The key to achieving these two purposes lies in networking with social movements, education agents, etc., revealing itself as a fundamental and indispensable aspect of NGDOs. These alliances would allow for the generation of spaces for reflection and exchange of ideas, experiences and resources that could contribute to the development of a more diverse GC that is more grounded in the realities of the “North and South”.

However, and despite the importance of networks as spaces for work and the exchange of experiences and ideas, it is clear that, more often than not, these spaces are created through people-to-people connections rather than the strength of pre-existing networks.

4.3. On the Cooperative Inquiry processes

This section concludes with a presentation of the findings of the two CI processes, focusing on their practical application and how these experiences can in themselves become GC drivers.

With regard to the methods, it is paramount that the task of facilitating and the people in charge of leading the process are in tune with the CI methodology required throughout the process, ensuring that control and freedom within the group are applied in the right proportion. This aspect is very important when considering that, in the first place, the inquiry question must be specific, related to current practices and should avoid issues that are too pretentious and that are unrelated to the practices of the group. All conversations and dynamics must be permanently guided in order to establish links with the daily practices and to relate the activities with the inquiry question so that it may be answered. In addition, and in order not to lose the “thread” of the inquiry, it is advisable to allow no more than two months between meetings.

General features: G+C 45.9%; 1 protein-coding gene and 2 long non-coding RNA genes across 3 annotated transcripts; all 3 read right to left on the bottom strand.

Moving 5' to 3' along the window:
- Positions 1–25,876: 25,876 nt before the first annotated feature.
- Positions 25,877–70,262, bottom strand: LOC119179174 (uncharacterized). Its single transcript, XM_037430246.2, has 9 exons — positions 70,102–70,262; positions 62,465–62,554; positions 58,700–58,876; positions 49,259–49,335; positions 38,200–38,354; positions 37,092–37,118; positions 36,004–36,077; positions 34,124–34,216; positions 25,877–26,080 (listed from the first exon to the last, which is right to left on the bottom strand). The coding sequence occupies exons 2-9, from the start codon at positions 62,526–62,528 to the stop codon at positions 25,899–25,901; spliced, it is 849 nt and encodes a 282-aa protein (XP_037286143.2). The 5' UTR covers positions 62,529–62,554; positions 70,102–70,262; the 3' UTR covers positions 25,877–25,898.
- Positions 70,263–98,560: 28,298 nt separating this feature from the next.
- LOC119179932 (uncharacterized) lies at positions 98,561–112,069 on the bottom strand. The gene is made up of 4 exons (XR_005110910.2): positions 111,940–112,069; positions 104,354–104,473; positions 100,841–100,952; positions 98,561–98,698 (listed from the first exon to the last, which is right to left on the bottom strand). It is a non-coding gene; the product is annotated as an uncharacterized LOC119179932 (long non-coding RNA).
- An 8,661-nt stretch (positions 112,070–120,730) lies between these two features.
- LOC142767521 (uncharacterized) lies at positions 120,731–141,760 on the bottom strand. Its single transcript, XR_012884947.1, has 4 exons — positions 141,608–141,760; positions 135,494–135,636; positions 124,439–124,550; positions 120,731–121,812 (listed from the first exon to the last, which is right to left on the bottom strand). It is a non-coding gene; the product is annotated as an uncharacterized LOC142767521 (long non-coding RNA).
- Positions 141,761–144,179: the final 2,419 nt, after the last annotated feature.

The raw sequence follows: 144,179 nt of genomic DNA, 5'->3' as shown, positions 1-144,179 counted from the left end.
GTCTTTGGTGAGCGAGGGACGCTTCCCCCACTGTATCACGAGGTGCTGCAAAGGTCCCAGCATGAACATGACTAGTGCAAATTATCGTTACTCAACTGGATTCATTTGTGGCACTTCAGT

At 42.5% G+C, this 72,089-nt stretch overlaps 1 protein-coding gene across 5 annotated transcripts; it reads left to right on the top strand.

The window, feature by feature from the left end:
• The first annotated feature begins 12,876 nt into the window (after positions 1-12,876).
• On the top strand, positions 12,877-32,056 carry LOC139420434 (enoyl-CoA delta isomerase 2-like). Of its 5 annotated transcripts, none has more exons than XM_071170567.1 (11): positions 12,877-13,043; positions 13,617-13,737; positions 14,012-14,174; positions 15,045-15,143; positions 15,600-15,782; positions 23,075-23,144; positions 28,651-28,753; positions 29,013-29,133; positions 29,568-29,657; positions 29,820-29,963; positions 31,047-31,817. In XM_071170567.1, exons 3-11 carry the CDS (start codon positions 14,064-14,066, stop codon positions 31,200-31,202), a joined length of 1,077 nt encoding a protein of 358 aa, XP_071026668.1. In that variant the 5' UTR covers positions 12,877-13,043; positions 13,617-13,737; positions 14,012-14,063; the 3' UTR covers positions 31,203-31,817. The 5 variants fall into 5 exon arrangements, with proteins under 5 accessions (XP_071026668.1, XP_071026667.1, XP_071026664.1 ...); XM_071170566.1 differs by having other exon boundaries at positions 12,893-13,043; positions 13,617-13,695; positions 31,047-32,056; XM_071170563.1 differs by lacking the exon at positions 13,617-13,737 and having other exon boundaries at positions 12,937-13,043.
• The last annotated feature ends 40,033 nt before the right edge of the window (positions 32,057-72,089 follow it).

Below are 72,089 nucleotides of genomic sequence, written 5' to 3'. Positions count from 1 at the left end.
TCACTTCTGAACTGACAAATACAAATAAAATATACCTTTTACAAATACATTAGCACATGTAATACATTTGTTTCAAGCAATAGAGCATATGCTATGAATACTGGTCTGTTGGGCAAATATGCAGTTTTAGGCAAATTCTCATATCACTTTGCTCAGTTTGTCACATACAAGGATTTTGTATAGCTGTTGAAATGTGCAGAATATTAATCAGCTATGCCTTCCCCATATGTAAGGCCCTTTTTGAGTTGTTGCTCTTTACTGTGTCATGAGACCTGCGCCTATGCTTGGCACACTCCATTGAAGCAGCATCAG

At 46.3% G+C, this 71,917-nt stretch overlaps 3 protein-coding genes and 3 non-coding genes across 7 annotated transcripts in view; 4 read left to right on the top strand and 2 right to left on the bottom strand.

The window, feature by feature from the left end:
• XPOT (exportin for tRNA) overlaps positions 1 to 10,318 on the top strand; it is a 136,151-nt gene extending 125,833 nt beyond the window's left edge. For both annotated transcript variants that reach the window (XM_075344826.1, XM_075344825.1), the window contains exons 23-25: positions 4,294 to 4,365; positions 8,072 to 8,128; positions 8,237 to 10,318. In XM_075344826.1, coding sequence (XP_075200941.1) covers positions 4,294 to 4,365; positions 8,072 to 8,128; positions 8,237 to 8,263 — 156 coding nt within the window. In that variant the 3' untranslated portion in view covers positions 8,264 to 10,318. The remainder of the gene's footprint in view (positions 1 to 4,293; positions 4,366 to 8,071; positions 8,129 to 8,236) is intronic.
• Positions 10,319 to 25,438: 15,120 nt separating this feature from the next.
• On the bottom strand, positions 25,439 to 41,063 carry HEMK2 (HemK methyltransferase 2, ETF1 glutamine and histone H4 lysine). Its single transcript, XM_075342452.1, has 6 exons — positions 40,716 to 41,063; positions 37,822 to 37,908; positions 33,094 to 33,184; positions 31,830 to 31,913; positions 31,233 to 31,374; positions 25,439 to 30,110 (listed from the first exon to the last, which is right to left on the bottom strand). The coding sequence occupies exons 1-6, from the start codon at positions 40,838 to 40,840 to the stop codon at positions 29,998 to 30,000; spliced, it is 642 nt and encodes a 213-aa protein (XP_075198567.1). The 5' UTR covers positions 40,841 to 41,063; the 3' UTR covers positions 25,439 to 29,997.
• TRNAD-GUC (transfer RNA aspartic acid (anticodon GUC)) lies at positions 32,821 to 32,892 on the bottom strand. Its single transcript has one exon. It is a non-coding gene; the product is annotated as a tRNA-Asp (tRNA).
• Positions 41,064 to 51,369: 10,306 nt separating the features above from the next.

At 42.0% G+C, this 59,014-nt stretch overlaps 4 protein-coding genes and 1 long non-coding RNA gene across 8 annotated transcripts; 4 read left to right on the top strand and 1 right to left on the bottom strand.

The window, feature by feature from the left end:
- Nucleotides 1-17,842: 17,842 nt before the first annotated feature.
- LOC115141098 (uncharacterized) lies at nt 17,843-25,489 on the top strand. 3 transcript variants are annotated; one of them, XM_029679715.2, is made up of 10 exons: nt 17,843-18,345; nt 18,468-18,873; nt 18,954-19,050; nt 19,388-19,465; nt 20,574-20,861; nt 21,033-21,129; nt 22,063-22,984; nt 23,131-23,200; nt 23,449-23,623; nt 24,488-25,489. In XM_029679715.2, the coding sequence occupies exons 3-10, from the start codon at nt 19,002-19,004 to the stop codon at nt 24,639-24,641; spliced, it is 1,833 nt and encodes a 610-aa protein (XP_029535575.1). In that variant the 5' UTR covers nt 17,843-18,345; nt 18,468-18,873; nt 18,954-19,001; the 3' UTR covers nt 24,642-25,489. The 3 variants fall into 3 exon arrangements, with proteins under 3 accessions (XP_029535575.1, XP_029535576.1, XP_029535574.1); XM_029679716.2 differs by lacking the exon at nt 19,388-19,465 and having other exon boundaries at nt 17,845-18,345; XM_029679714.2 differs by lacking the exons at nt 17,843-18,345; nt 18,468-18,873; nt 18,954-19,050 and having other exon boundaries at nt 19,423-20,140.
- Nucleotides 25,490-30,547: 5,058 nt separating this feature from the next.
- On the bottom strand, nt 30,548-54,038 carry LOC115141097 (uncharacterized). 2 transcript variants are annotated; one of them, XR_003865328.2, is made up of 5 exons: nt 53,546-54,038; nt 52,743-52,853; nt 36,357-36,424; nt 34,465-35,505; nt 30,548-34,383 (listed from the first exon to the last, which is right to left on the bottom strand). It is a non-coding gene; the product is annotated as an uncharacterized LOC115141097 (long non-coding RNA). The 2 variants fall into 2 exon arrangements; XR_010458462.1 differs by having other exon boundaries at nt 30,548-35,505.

Another significant aspect in terms of the methods is directly related to the activities and the need for these to be flexible since it can be difficult to coordinate the schedules of all participants.

With regard to the capacity to generate GC, the groups really valued the opportunity presented by the CI process itself to listen to other sectors, find out about other realities, learn with more people and work as part of a team. Moreover, these experiences help to eliminate baseless preconceptions and prejudices about the agents and functions of the education system. The inquiries have been a positive experience in terms of developing a more open approach to listening and, in some cases, an exchange of roles. This process has encouraged some of the participants of this group to start or continue other research projects, sharing the experiences and findings from this CI, both in terms of methods and content, with other people in a diverse range of initiatives.

Likewise, it has produced important reflections on GC that have, in turn, generated interest in this topic and in other related issues, prompting greater clarification and understanding of concepts and a re-reading and questioning of personal and professional practices. Therefore, through a new vision inspired by the experiences of the group that transcend beyond day-to-day practices, a series of teaching methods have been redefined. The work surrounding these topics creates a desire to continue working on them in collaboration with different people and institutions in future projects. Likewise, the dynamics and methods used during the process have been considered as interesting and accurate enough to have been replicated in the various fields of the participants in the CIs.